Thank you, 18th Street. And to the Holy Redeemer Church and Notre Dame High School (class of 1954) communities. You raised a winner – Bill Banchy. Then you sent him to the Navy, then to us on Tallberry Drive, outside Cincinnati. And now, Tallberry Drive is ripped apart. Not by road crews, but by the too-soon death in May of yours and our Bill Banchy.
Many of us on in our neighborhood considered Bill a buddy, and a very special one at that. Many of the kids thought of him as an extra grandpa. You just felt close to Bill, starting from the very moment you met him.
Bill “friended” a lot, before “friending” meant something you did on Facebook. He “friended” when it meant sitting out front on a warm evening, chatting up anyone who walked by, inviting them to stop a moment and enjoy a beer with him. When it meant walking toward home, sweaty after his four-mile run, so he could say hello to anyone who was out or start your lawnmower if you couldn’t get the dang thing to start yourself.
Everyone in our neighborhood has a story about how Bill touched his or her life. Mine begins on a spring weekend morning. Yes, it was the lawnmower. My first one, in my first house. I don’t remember Bill’s being sweaty, so it must have been at the beginning of a run. He trotted over, and in the most entertaining way tackled my lawnmower. He diagnosed the problem as the spark plug (a lawnmower has a spark plug?) and headed back home to get one. A few minutes later, my lawnmower was running and so was Bill. Motorists for years saw him jogging up the main road and back to our street. On Easter, he’d run with rabbit ears and a carrot backpack. The “Easter Runny,” he called himself, to give us a laugh at his expense.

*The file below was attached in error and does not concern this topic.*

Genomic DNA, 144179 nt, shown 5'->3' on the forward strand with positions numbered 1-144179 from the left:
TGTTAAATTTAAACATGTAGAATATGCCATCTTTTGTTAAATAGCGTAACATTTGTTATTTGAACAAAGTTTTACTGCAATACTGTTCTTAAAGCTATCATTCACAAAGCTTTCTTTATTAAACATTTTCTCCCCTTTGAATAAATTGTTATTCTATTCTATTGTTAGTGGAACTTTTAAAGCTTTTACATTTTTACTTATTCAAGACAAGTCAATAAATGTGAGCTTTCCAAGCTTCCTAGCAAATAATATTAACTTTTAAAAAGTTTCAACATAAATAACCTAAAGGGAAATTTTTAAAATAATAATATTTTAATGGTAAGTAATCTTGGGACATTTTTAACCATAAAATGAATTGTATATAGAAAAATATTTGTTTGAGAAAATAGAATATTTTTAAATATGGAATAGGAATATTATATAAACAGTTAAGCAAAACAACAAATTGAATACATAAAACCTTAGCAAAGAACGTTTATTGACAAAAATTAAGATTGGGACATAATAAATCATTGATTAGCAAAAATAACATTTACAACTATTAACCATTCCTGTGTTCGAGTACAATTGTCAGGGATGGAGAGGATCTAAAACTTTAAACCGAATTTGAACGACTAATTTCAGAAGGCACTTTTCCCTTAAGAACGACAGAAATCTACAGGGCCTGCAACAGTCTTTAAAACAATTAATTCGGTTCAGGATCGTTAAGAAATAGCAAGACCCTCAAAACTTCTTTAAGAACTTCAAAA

When I began commuting downtown on a bus, I found Bill at my bus stop. We, and others on the bus, enjoyed conversation and laughs during many a commute. An otherwise boring ride to work turned into a joy, with Bill there.
One day, Bill told me why he took a later bus home on Tuesdays; he was reading newspapers on-air at Radio Reading Services for the blind. Bill convinced me to do the same, and I then took a later bus home Wednesdays. A whiz-bang typist, Bill also donated his expertise to the telephone relay service that captioned phone calls for the deaf.
Local newspaper readers knew Bill for years as the guy writing insightful editorials and letters to the editor from the conservative point of view. A number of readers entered into correspondence with him in response to his writings. These started decades ago, with letters exchanged on paper, in envelopes, with stamps. They moved to email during the electronic age. Bill cherished those pen pal relationships and the opportunity to exchange ideas.
Bill always had something to say and always wanted to hear what others had to say. He thought and wrote a lot, about a lot of things – politics, religion, neighborhood issues, existence. He loved dialogue. He loved people. He loved life.
The most pleasant, kind person you’d ever meet. Thank you, Portsmouth, for this gift. Bill, we miss you, buddy.
Jan Sherbin is a neighbor of the Cincinnati Banchy family.